N.T. Wright writes faster than I can read. Having relished a few of his other works, I sat down with his new How God Became King: The Forgotten Story of the Gospels, (HarperOne, 2012). I’m not finished and I’ve been trying to hold off on a blog about it, but oh well.
Wright and Scot McKnight are two scholars easily identified in evangelical circles. They openly criticize the boiled-down view of Christian faith as “I believe in Jesus as my personal Savior and when I die, I get to go to heaven.” It’s the Christianity associated with the “sinner’s prayer” at revival meetings and youth rallies. This description fits what McKnight calls a “soterian” view of the Gospel. (See his The King Jesus Gospel: The Original Good News Revisited [Zondervan, 2011].)
To be clear: neither Wright nor McKnight have any intention of laying aside the central need of personal relationship with God, nor any of the justification theology around which evangelical doctrine builds. The problem is reductionism, of ignoring vast portions of what the Bible says through the Gospels. Wright laments how we’ve taken these enormously rich and bold claims – full of world-changing vision – and have made them positively ordinary. We’ve taken the justice of God and reduced it to personal justification – for individuals to be saved from the penalty of sin – and we lost sight of the larger aims of God for the whole cosmos. Being a “biblical Christian” thus does not mean for many what it should mean, were we not to interpret out of sight vast tracts of scriptural material.
Using the metaphor of four electronic speakers, as in quadrophonic sound connected to your iTunes, Wright shows how one or the other has been either turned down too low or turned up too high. One example from the chapter “The Clash of the Kingdoms,” in which he explains the famous statement of Jesus to “render unto Caesar the things that are Caeser’s, and unto God the things that are God’s.” We have misunderstood this statement as the advice to “Stick to your own patch,” (as in separation of church and state, see p. 148). After some reflection on historical background, Wright says,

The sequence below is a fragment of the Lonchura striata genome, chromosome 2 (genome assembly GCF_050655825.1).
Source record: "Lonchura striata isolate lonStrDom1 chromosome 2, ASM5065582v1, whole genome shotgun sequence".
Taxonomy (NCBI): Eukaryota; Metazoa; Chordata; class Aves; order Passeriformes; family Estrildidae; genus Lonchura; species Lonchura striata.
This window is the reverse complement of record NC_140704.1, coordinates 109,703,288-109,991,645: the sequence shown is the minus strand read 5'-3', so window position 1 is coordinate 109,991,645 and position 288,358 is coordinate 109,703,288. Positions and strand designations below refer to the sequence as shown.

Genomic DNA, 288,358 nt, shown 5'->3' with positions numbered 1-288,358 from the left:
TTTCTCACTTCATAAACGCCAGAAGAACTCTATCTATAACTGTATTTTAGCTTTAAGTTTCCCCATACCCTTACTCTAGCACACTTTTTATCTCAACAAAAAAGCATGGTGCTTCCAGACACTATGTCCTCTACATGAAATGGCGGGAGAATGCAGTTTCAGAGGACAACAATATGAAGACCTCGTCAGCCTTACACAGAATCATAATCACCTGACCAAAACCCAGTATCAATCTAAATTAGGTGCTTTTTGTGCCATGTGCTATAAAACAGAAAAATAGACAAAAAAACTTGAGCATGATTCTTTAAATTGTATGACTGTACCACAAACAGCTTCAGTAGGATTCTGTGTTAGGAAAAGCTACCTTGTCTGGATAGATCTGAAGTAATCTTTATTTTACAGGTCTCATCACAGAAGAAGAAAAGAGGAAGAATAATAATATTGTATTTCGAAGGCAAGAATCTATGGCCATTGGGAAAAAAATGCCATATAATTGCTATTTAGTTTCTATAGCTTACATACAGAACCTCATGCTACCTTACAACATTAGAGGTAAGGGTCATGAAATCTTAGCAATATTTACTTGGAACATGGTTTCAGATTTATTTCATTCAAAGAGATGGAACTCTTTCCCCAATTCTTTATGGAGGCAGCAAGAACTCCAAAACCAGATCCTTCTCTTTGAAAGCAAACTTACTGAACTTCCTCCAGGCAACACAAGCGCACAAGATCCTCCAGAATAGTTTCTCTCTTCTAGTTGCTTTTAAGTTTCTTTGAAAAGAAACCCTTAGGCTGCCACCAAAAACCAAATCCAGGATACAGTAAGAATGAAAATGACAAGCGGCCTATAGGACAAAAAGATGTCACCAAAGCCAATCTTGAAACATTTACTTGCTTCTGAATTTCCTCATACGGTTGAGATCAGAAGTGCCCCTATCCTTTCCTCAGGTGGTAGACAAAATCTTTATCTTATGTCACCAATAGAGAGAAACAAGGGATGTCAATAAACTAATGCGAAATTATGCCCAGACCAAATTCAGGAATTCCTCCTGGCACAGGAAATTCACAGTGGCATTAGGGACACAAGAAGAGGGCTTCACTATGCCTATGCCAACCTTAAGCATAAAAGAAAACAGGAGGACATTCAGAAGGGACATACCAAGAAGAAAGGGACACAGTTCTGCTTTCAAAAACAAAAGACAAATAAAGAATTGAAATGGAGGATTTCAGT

What is important is that the quizzical saying…indicates that Jesus is refusing to collude either with the pro-Roman party in Jerusalem or with the would-be violent revolutionaries. His comment can be taken either way. And that’s not just a trick. It’s a way…of breaking open the either/or in which his hearers were stuck and pointing toward a deeper reality. Perhaps it’s time for God–whose image is on every human being and whose “inscription” is written across the pages of creation and the story of Israel–to receive his due. (150)
In other words, it is about politics. It’s about King Jesus’ politics.
You may or may not agree with Wright’s rendering of this passage. He even gets into his own translation of the Greek. What strikes me about Wright’s approach through the whole book is that the old evangelism-social justice competition that goes on among United Methodists is rendered utterly useless.
Reading Wright thus makes me think of my United Methodist family. At the risk of too much generalizing, I still think we operate from within the divided history of – on the one side – the Social Gospel movement (which tended to downplay one set of Christological claims in order to focus on the ethics of the Kingdom) and – on the other side – a revivalist, holiness Methodism (my “tribe”) with a “high” Christology focused on individual salvation and personal holiness. Lots of us don’t like this division and wish we could leave it behind,
If for no other reason, I commend How God Became King to United Methodists to find deep scriptural warrant for laying to rest this old worthless division.